I realize that Sullivan haters will say that I'm being naive. I hope they're not right.

UPDATE: Charles Giacometti has left lots of comments below, and I'm so excited and thrilled that I'm just speechless. (I'm leaving them all there as reminders of his love.)

UPDATE: Via Justin, Instaputz accuses me of being a reading-disabled tool of Glenn Reynolds.

Well, assuming I can't read, why shouldn't I be allowed to have Glenn do my reading for me?

Nah, because that would make Glenn my reading "tool"! And that wouldn't be, you know, fair.

MORE (11/07/07): Here goes the shameless Glenn Reynolds for the umpteenth time, minimizing torture by glibly downplaying its significance -- this time by accusing Congress of a lack of courage for not outlawing waterboarding.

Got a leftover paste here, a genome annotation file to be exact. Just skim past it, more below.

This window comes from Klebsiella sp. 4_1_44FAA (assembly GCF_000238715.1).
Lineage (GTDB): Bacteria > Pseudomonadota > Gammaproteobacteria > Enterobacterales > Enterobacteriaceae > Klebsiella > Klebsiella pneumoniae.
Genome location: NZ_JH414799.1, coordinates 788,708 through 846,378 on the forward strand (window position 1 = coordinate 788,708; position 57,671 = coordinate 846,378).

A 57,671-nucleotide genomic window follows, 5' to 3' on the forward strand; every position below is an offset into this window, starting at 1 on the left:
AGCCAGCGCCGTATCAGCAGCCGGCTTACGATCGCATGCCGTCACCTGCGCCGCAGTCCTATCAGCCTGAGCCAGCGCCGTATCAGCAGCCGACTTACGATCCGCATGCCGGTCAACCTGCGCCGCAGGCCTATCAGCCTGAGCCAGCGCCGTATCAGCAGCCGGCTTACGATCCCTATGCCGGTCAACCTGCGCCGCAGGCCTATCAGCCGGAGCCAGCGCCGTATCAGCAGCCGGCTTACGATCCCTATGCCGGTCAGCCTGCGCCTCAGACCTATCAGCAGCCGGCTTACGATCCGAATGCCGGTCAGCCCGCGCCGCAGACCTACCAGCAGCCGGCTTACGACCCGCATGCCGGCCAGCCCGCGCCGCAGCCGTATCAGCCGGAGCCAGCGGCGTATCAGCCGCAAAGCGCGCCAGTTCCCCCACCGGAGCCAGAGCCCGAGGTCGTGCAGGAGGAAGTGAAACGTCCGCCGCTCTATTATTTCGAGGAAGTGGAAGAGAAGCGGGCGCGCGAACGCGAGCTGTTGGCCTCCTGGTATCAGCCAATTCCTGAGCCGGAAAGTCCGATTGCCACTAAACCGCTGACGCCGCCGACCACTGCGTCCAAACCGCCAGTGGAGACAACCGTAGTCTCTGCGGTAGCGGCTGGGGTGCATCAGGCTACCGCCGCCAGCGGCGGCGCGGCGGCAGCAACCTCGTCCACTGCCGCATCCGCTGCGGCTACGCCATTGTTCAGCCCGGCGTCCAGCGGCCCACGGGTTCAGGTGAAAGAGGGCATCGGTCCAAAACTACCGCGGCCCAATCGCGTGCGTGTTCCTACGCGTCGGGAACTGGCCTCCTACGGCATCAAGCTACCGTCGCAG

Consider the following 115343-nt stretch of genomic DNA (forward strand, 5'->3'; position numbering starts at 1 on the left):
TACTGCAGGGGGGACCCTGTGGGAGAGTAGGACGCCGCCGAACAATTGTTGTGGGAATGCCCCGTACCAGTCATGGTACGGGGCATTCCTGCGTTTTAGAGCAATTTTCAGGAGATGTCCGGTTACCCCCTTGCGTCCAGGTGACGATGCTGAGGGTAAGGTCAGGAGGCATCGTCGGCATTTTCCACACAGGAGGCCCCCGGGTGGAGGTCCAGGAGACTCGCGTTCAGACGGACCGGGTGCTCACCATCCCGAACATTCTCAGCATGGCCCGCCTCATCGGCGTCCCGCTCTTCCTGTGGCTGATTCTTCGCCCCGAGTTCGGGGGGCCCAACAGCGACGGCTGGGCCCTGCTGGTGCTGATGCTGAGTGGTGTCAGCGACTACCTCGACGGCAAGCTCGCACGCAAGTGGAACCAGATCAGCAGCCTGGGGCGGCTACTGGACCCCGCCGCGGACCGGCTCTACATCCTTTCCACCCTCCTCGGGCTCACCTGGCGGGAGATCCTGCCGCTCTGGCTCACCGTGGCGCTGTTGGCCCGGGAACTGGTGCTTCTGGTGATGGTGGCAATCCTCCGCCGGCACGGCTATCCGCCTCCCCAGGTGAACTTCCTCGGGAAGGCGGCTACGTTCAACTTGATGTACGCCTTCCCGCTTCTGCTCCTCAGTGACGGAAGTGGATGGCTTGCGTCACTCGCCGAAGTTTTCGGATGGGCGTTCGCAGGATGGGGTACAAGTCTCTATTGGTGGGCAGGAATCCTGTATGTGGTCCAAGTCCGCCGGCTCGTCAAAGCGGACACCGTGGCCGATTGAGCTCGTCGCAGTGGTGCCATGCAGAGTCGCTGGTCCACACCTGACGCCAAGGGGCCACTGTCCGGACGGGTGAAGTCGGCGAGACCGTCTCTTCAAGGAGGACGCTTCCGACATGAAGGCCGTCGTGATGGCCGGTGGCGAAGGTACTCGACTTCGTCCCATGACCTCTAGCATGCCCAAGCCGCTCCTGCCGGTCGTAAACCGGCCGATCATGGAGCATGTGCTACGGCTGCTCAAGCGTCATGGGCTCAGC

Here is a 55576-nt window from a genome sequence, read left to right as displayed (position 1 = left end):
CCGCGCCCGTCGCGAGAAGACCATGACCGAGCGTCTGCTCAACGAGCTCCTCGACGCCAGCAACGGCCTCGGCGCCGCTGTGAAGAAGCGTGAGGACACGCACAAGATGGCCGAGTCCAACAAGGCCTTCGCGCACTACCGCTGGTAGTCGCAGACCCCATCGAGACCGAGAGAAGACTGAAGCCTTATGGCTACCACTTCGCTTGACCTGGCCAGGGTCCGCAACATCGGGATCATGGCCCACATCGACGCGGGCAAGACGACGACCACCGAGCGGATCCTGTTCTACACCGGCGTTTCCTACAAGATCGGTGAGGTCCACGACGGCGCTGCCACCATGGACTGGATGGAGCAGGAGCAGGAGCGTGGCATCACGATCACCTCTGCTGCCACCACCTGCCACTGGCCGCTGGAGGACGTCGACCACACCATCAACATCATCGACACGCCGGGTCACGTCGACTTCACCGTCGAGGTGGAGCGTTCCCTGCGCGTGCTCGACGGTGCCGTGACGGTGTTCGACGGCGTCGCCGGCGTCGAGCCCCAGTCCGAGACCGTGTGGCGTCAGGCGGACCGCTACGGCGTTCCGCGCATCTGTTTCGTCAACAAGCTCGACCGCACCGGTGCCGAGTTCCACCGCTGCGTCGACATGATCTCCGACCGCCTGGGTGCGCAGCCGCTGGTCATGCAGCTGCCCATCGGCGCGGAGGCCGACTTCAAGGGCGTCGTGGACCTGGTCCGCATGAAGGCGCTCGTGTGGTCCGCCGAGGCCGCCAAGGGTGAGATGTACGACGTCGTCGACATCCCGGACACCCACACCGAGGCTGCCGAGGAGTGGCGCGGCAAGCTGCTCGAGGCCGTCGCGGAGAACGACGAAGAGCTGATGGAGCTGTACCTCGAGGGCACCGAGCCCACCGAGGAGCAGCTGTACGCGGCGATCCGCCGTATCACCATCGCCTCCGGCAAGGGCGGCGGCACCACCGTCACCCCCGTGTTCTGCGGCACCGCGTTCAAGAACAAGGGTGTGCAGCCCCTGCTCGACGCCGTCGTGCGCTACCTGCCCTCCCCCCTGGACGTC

Another clear case of Glenn "arguing with a straw man by making the same claim that he's anti-torture."

I'm telling you, the deception involved in Glenn's radical right wing agenda is downright frightening.

But really, isn't this just a new twist on an elaborate game of deception that has gone on for some time? I mean, what did we expect from someone who demonizes gay people to strengthen his cultural tribalism? And who says people are not gay as a way of saying that they are?

Glenn's double reverse denial must be watched closely.

Why, just today Glenn said "I don't like Pat Robertson."

If you know how to read Glenn Reynolds -- and I mean really read, in the proper context -- you know exactly what that statement means!

posted by Eric on 11.05.07 at 11:34 AM










Comments

Andrew doesn't say Instaputz is a real libertarian generally, just that he is a real libertarian on the issue of torture. Basically, that real libertarians oppose torture. Of course, that would have to be small "o" small "t" oppose torture because what he means is "torture" as Andrew Sullivan defines it and "oppose" as Andrew Sullivan opposes it.